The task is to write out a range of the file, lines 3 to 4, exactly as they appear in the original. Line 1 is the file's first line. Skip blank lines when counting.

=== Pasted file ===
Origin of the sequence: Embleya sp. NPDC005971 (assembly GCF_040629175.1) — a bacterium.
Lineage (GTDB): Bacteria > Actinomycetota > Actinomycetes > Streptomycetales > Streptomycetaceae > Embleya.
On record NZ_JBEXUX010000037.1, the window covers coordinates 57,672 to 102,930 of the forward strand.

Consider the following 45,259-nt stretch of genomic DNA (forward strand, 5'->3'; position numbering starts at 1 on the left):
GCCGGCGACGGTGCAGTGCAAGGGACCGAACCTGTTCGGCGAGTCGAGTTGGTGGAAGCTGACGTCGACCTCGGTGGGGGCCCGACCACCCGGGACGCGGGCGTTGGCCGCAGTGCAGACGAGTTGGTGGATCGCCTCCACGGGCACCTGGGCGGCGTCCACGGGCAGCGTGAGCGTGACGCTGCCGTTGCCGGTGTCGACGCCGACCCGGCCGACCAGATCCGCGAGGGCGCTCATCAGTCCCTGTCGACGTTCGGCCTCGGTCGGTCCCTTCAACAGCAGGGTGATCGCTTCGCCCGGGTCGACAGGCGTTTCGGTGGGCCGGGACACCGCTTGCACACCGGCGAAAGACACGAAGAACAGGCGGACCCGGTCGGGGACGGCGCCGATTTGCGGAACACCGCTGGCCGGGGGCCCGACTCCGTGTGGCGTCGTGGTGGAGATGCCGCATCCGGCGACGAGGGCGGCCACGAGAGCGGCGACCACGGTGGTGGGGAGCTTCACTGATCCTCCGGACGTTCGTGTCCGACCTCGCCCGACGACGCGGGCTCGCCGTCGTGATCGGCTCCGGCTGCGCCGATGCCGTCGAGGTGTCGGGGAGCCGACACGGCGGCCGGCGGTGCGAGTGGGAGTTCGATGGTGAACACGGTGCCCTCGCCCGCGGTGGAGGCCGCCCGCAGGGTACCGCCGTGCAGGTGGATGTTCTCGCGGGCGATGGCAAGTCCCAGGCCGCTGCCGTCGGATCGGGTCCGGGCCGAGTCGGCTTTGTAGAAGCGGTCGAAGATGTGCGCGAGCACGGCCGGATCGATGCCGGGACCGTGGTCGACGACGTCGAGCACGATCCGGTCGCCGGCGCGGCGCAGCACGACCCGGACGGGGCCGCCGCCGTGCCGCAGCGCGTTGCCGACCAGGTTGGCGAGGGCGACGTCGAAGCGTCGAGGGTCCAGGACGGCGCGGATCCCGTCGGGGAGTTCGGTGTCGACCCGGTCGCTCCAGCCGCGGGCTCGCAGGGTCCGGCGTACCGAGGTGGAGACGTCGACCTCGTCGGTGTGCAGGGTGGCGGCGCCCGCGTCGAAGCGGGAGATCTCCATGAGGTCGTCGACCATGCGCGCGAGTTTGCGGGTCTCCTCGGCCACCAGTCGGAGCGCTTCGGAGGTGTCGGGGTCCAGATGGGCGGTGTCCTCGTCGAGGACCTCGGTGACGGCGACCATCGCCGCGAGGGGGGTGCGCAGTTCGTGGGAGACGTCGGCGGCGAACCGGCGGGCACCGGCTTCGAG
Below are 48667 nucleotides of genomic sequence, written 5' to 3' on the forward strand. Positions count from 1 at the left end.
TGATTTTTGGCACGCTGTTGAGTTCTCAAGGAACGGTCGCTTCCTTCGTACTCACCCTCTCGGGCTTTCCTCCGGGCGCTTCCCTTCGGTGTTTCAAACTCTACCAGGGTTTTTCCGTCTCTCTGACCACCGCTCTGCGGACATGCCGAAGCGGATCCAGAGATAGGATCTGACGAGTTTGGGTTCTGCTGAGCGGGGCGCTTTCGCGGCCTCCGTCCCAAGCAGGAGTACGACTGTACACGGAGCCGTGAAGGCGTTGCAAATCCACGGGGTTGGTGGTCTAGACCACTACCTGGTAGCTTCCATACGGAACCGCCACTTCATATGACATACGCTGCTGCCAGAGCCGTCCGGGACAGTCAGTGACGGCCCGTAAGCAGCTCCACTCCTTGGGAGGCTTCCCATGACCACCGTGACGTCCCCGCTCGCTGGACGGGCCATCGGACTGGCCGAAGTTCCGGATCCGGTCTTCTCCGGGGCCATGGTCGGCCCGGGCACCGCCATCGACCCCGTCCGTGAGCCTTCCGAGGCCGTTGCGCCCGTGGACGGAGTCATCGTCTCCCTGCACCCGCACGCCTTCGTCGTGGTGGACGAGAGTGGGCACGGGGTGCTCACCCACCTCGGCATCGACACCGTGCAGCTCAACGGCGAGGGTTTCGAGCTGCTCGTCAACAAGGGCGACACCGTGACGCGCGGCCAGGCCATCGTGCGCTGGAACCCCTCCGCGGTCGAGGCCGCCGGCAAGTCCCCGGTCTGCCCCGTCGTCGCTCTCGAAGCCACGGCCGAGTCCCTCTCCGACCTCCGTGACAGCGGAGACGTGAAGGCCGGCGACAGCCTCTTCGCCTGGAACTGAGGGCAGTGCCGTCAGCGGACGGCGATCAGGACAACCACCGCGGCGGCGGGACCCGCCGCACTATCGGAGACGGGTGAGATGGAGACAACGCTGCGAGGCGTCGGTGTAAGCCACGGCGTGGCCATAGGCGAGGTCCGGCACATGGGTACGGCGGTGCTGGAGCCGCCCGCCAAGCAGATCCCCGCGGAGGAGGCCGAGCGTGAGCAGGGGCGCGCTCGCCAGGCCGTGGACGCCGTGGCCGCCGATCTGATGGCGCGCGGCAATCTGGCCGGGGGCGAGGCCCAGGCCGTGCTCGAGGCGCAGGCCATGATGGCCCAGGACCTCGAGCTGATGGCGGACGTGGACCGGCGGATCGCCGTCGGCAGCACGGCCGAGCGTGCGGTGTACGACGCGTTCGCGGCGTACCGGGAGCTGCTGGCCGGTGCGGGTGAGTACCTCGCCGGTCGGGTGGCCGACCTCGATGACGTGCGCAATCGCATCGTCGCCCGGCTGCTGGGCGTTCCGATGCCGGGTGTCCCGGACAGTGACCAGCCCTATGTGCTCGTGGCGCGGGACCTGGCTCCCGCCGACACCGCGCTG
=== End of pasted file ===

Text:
On record NZ_JBEXUX010000037.1, the window covers coordinates 57,672 to 102,930 of the forward strand.

Consider the following 45,259-nt stretch of genomic DNA (forward strand, 5'->3'; position numbering starts at 1 on the left):